This was what I call ideal TV in that it was educational, compelling and left one reeling with a sense of all the things one should have known, but never had. Who, for instance, had ever heard of the Empress Theodora, who began life as a prostitute and street performer, gained the acquaintance of the heir to the throne, and when he succeeded to his title, married him, and succeeded in having legislation adopted gaining protections for women. This in the sixth century!
I had never heard of Hildegaard, a nun, an advocate so powerful that the Pope was forced to allow her to form her own monastery, from which, in her writings, she went so far as to describe the female orgasm. Dr. Foreman, with an engaging smile, put this freedom about sexuality to a present-day nun, a very comfortable-looking middle-aged woman, who said that sexuality was part of human life, and therefore had to be taken into Benedictine life, and “has to be dealt with by natural means.” (I took this to be the closest we are ever likely to come to hearing a nun confess to masturbating.) All this in the twelfth century!
Similarly a woman called Roxelan, who began as a sexual slave kidnapped from the Ukraine, and became a member of the Sultan’s harem. In those days the Sultan was not permitted to marry: the practice was that each of his favourite women could give birth to one child, and then fade into the background, creating a sort of competition among them to produce the heir to the throne. Roxalan fell for Sulieman the Magnificent, and he for her, and she so shattered the prevailing rules that she married him, and bore him five sons and a daughter. Thereafter she ensured that one of her sons succeeded to the throne by killing one of his half-brothers, also the Sultan’s vizier, and a couple of others. On her death in 1558, the succeeding years have become known as the Sultanate of Women.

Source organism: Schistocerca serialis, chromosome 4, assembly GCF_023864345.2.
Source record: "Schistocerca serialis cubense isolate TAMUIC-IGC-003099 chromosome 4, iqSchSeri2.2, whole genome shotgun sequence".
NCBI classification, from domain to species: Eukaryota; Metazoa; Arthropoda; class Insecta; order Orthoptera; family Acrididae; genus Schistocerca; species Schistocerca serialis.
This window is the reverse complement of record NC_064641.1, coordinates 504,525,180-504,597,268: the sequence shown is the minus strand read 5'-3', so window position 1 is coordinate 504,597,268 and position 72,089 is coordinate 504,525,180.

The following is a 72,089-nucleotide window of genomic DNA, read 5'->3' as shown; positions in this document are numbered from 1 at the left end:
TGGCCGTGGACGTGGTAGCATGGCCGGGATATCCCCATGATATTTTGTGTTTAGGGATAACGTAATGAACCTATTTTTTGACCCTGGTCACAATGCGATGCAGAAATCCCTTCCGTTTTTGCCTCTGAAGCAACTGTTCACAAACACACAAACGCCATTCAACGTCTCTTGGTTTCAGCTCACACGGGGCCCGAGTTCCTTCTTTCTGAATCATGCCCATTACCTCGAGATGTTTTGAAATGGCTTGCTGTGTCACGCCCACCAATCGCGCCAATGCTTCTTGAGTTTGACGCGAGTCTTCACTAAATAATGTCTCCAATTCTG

Carl Foreman did write some fine films (Guns of Navarone, Home of the Brave, Champion, Cyrano de Bergerac, Bridge on the River Kwai), but I would venture to say that his finest production of all was this superb historian, writer, communicator and artist, his daughter Amanda.
Readers should look out for her next book, to be published next year, The World Made by Women: A History of Women from the Dawn of Civilization. And Alan Furst’s new book is to be called A Hero In France, also to be published next year. I would say both would reward readers.